Working with HOA’s to Install Native Plants

If you are a native plant enthusiast, you can influence the installation of native plants on Homeowner Association (HOA) common area property.

Coast Live Oak (Quercus agrifolia) growing on a common area slope. This tree was installed about seven years ago. (E. Wallace)

Homeowner Association boards are made up of neighbors who likely have little to no native gardening experience. Consequently, board members rely on their HOA landscape contractor for planting suggestions.

When boards rely on HOA landscape contractors for advice, the board makes costly mistakes because landscape contractors have a profit motive that drives recommendations including:

  1. installing too many plants,
  2. installing plants that need a lot of water and maintenance, and
  3. installing plants that are not appropriate for the area.

How can you help? Consider joining the board of your HOA so you can get to know the neighbors who are volunteering for the board, and observe the landscape contractor hired to help manage the vegetation in the common areas.

If your HOA has a landscape committee, join that group and learn about the existing landscape practices where you live.

Be patient. Watch and learn at first and don’t expect immediate success.

HOA boards are motivated to protect property values. Recommend the HOA avoid installing the following trees:

  1. Peruvian pepper trees (Schinus molle), erroneously known as California peppers, have intrusive roots that can stretch 50 feet or more underneath home foundations in search for water.
  2. Mature Eucalyptus trees can cause property damage if branches drop during high wind events.
  3. The Brazilian pepper (Schinus terebinthifolia) is invasive and expensive to maintain.

Recommend the HOA stop planting Acacia redolens. Fire authorities have found Acacia redolens to be a fire danger and are requesting removal of this plant which was once a favorite of developers.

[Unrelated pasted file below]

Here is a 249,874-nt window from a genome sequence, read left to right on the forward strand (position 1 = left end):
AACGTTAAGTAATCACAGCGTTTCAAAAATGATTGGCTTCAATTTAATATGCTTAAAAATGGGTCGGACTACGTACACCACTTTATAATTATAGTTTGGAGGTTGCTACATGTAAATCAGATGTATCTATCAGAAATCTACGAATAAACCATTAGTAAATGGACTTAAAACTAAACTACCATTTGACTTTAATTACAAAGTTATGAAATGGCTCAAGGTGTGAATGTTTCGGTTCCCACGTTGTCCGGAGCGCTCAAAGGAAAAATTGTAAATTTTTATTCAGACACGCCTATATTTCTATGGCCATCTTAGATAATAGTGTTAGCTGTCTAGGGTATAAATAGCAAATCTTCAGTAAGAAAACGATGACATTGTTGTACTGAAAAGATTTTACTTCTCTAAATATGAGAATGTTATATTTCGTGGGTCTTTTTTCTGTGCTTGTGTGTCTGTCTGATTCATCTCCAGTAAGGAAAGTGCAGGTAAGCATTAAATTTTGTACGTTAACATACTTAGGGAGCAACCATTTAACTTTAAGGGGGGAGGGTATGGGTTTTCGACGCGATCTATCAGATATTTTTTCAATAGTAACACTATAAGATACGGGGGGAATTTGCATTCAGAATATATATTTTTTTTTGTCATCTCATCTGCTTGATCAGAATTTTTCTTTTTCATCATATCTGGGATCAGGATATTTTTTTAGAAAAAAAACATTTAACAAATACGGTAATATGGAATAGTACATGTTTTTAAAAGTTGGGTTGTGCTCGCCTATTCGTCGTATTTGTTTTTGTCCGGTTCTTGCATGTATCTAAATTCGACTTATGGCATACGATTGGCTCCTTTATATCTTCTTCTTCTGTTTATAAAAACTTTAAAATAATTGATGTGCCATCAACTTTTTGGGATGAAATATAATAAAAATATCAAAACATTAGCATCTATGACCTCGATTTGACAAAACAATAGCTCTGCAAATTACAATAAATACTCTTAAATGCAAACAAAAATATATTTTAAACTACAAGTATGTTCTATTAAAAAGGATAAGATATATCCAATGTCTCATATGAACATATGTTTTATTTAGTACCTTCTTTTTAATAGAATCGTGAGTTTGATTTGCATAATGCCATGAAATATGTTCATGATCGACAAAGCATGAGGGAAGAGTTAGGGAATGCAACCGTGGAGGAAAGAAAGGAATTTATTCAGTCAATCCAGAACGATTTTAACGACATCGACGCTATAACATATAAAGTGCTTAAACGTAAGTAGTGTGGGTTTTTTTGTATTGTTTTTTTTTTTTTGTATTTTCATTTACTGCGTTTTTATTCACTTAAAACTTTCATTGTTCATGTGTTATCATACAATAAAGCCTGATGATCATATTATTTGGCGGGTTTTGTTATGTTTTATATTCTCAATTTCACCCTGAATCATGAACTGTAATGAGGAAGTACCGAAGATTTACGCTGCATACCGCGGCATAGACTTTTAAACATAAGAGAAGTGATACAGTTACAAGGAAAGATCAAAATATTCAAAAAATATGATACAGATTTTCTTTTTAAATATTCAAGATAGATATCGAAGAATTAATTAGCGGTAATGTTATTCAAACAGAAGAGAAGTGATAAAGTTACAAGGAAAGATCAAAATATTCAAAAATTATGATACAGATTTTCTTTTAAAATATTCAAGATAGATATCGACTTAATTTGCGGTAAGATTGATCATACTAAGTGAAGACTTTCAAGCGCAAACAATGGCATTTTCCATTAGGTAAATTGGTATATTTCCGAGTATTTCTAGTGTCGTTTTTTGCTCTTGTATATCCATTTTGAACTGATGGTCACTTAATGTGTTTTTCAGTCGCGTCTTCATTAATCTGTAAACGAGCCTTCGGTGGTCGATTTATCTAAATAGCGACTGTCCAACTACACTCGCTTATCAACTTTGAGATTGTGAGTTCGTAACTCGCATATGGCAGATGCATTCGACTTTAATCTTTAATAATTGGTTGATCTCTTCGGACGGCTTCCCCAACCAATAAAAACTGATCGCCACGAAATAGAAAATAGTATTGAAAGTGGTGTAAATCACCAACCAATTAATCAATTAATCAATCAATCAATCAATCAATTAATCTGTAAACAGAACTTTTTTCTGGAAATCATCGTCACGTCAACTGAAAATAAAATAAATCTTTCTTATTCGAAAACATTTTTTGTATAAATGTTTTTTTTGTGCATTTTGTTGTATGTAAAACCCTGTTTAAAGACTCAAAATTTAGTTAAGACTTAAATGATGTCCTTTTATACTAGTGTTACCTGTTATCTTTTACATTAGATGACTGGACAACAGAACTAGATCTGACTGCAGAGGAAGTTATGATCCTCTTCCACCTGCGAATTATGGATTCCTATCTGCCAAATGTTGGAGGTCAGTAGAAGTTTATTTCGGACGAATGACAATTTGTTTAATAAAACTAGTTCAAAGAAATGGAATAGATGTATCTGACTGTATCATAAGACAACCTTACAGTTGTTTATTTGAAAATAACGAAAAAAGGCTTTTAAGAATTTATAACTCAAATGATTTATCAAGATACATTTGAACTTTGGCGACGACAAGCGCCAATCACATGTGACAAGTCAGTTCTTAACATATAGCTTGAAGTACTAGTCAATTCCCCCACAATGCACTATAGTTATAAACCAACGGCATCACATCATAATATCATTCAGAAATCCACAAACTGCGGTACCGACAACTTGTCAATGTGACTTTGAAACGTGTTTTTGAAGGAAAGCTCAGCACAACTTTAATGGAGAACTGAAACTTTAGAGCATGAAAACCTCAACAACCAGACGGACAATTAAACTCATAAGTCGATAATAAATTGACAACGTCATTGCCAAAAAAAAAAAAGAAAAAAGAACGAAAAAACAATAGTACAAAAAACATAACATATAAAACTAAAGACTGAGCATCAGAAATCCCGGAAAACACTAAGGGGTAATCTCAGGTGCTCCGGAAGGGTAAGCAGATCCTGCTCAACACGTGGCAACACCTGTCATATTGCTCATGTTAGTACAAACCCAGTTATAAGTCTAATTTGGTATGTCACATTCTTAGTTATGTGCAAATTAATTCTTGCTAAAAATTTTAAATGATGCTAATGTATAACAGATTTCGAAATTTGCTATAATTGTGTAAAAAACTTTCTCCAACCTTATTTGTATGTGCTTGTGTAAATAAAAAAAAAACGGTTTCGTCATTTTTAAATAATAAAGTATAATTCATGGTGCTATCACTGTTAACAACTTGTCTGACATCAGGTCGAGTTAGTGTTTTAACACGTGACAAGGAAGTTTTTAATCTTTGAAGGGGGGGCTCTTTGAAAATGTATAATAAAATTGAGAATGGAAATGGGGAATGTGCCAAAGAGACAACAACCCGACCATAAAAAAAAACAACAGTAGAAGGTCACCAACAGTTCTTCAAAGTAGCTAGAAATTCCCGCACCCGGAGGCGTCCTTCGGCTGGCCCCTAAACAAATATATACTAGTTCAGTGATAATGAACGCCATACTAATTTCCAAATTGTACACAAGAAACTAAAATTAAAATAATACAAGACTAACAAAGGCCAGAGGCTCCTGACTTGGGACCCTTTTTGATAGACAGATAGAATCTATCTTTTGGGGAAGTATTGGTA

Recommend planting shrubs that are appropriately-sized for the location. Landscape contractors plant Cape Honeysuckle (Tacoma capensis), but this plant grows 20 feet tall and wide, requiring constant maintenance.

You will find below a partial list of California native plants that perform well on Southern California HOA common area property. Because you will likely NOT be able to influence landscape contractors’ watering practices, choose native plants that can survive frequent summer watering.

  1. California native trees that do well in HOA common areas (especially on slopes) include Coast Live Oak (Quercus agrifolia), Toyon (Heteromeles arbutifolia), Sugar Bush (Rhus ovata), Lemonadeberry (Rhus integrifolia), Blue Elderberry (Sambucus sp.), and Desert Willow (Chilopsis linearis).
  2. Coyote Brush (Baccharis pilularis), and the Coyote Brush cultivar ‘Pigeon Point’ do well on HOA property.
  3. Grasses such as Deer Grass (Muhlenbergia rigens) and Canyon Prince Wild Rye (Leymus condesatus ‘Canyon Prince) do well in common areas.
  4. For shady area shrubs, try California Coffeeberry (Frangula californica) and California Mock Orange (Philadelphus lewisii).

The landscape contractor at my HOA recently installed 51 native oaks, toyons, and elderberry trees along a large entry slope. This beautiful collection of native vegetation will grow and shade our community while providing important habitat for hummingbirds, butterflies, and bumblebees.

Coast Live Oak (Quercus agrifolia) on common area property. (E. Wallace)

If you have experience with California native plants, I encourage you to join your HOA landscape committee and/or board of directors, and share your knowledge with your community. Feel free to send me an email if you would like more information.

2 responses to “Working with HOA’s to Install Native Plants”

  1. Wise words! I love the flowers of Chilopsis but don’t grow it up here (Seattle). Do you use Archtostaphylos manzanita there? I’ve found it to be one of the best shrubs for our dry summers – that, and Ceanothus.


    1. We do use Arctostaphylos in HOA commons area landscapes. There are a couple of manzanita species that can survive landscape contractor’s practice of summer watering: Arctostaphylos ‘Howard McMinn’ and Arctostaphylos ‘Sunset.’ Ceanothus is a great plant too, I agree.


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